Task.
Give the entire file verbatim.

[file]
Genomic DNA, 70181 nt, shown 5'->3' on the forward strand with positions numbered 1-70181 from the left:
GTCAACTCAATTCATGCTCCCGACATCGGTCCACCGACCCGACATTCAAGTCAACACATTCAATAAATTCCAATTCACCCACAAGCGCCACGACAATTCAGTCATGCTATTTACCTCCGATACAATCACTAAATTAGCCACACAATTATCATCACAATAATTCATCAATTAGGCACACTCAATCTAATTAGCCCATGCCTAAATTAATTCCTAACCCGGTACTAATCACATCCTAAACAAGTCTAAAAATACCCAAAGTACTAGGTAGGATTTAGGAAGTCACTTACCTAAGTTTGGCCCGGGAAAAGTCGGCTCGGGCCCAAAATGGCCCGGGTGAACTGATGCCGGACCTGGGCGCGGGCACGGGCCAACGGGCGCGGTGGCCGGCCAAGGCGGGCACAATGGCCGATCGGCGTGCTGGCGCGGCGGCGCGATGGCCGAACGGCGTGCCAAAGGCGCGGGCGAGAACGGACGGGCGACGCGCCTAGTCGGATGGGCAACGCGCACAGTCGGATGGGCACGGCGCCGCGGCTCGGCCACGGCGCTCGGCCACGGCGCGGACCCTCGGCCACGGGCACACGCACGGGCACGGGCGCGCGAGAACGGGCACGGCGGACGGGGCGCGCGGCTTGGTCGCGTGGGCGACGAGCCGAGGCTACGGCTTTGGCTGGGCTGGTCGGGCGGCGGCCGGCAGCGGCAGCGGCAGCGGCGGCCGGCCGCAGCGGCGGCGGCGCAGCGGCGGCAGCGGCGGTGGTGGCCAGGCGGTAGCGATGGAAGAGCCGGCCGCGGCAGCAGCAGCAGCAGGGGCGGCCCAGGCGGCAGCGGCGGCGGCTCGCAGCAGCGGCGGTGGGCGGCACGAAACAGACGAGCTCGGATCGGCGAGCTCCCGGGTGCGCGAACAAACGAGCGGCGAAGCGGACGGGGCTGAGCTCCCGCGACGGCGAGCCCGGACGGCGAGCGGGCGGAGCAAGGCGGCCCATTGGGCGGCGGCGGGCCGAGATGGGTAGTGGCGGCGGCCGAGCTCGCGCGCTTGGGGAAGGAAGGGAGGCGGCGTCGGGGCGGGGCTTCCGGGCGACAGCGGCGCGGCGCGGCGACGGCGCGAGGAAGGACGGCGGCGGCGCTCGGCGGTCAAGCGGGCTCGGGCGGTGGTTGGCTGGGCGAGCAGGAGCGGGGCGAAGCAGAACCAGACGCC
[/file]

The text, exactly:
Genomic DNA, 70181 nt, shown 5'->3' on the forward strand with positions numbered 1-70181 from the left:
GTCAACTCAATTCATGCTCCCGACATCGGTCCACCGACCCGACATTCAAGTCAACACATTCAATAAATTCCAATTCACCCACAAGCGCCACGACAATTCAGTCATGCTATTTACCTCCGATACAATCACTAAATTAGCCACACAATTATCATCACAATAATTCATCAATTAGGCACACTCAATCTAATTAGCCCATGCCTAAATTAATTCCTAACCCGGTACTAATCACATCCTAAACAAGTCTAAAAATACCCAAAGTACTAGGTAGGATTTAGGAAGTCACTTACCTAAGTTTGGCCCGGGAAAAGTCGGCTCGGGCCCAAAATGGCCCGGGTGAACTGATGCCGGACCTGGGCGCGGGCACGGGCCAACGGGCGCGGTGGCCGGCCAAGGCGGGCACAATGGCCGATCGGCGTGCTGGCGCGGCGGCGCGATGGCCGAACGGCGTGCCAAAGGCGCGGGCGAGAACGGACGGGCGACGCGCCTAGTCGGATGGGCAACGCGCACAGTCGGATGGGCACGGCGCCGCGGCTCGGCCACGGCGCTCGGCCACGGCGCGGACCCTCGGCCACGGGCACACGCACGGGCACGGGCGCGCGAGAACGGGCACGGCGGACGGGGCGCGCGGCTTGGTCGCGTGGGCGACGAGCCGAGGCTACGGCTTTGGCTGGGCTGGTCGGGCGGCGGCCGGCAGCGGCAGCGGCAGCGGCGGCCGGCCGCAGCGGCGGCGGCGCAGCGGCGGCAGCGGCGGTGGTGGCCAGGCGGTAGCGATGGAAGAGCCGGCCGCGGCAGCAGCAGCAGCAGGGGCGGCCCAGGCGGCAGCGGCGGCGGCTCGCAGCAGCGGCGGTGGGCGGCACGAAACAGACGAGCTCGGATCGGCGAGCTCCCGGGTGCGCGAACAAACGAGCGGCGAAGCGGACGGGGCTGAGCTCCCGCGACGGCGAGCCCGGACGGCGAGCGGGCGGAGCAAGGCGGCCCATTGGGCGGCGGCGGGCCGAGATGGGTAGTGGCGGCGGCCGAGCTCGCGCGCTTGGGGAAGGAAGGGAGGCGGCGTCGGGGCGGGGCTTCCGGGCGACAGCGGCGCGGCGCGGCGACGGCGCGAGGAAGGACGGCGGCGGCGCTCGGCGGTCAAGCGGGCTCGGGCGGTGGTTGGCTGGGCGAGCAGGAGCGGGGCGAAGCAGAACCAGACGCC